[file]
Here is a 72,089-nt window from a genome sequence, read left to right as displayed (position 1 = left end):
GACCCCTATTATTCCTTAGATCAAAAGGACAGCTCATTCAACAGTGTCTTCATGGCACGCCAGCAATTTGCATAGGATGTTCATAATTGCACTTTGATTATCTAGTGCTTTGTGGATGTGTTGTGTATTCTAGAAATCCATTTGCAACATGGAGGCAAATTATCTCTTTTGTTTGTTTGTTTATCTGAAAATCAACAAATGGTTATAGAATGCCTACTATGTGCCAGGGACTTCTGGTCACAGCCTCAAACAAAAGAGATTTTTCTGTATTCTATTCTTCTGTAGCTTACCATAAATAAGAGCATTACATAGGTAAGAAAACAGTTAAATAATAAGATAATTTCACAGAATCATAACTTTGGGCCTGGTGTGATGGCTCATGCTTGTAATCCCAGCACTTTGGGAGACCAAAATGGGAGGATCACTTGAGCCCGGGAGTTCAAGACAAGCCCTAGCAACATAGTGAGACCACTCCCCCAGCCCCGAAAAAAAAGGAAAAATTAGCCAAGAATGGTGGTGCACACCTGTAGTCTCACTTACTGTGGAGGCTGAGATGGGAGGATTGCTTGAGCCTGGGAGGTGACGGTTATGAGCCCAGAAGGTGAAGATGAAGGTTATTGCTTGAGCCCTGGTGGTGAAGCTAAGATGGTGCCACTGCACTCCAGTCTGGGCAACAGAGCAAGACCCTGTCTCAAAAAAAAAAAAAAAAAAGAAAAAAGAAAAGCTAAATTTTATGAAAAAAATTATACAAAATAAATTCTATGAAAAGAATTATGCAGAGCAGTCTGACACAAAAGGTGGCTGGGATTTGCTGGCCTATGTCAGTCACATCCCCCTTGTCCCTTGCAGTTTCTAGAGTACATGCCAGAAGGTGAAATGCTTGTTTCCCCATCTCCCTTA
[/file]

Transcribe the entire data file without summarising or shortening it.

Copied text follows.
Here is a 72,089-nt window from a genome sequence, read left to right as displayed (position 1 = left end):
GACCCCTATTATTCCTTAGATCAAAAGGACAGCTCATTCAACAGTGTCTTCATGGCACGCCAGCAATTTGCATAGGATGTTCATAATTGCACTTTGATTATCTAGTGCTTTGTGGATGTGTTGTGTATTCTAGAAATCCATTTGCAACATGGAGGCAAATTATCTCTTTTGTTTGTTTGTTTATCTGAAAATCAACAAATGGTTATAGAATGCCTACTATGTGCCAGGGACTTCTGGTCACAGCCTCAAACAAAAGAGATTTTTCTGTATTCTATTCTTCTGTAGCTTACCATAAATAAGAGCATTACATAGGTAAGAAAACAGTTAAATAATAAGATAATTTCACAGAATCATAACTTTGGGCCTGGTGTGATGGCTCATGCTTGTAATCCCAGCACTTTGGGAGACCAAAATGGGAGGATCACTTGAGCCCGGGAGTTCAAGACAAGCCCTAGCAACATAGTGAGACCACTCCCCCAGCCCCGAAAAAAAAGGAAAAATTAGCCAAGAATGGTGGTGCACACCTGTAGTCTCACTTACTGTGGAGGCTGAGATGGGAGGATTGCTTGAGCCTGGGAGGTGACGGTTATGAGCCCAGAAGGTGAAGATGAAGGTTATTGCTTGAGCCCTGGTGGTGAAGCTAAGATGGTGCCACTGCACTCCAGTCTGGGCAACAGAGCAAGACCCTGTCTCAAAAAAAAAAAAAAAAAAGAAAAAAGAAAAGCTAAATTTTATGAAAAAAATTATACAAAATAAATTCTATGAAAAGAATTATGCAGAGCAGTCTGACACAAAAGGTGGCTGGGATTTGCTGGCCTATGTCAGTCACATCCCCCTTGTCCCTTGCAGTTTCTAGAGTACATGCCAGAAGGTGAAATGCTTGTTTCCCCATCTCCCTTA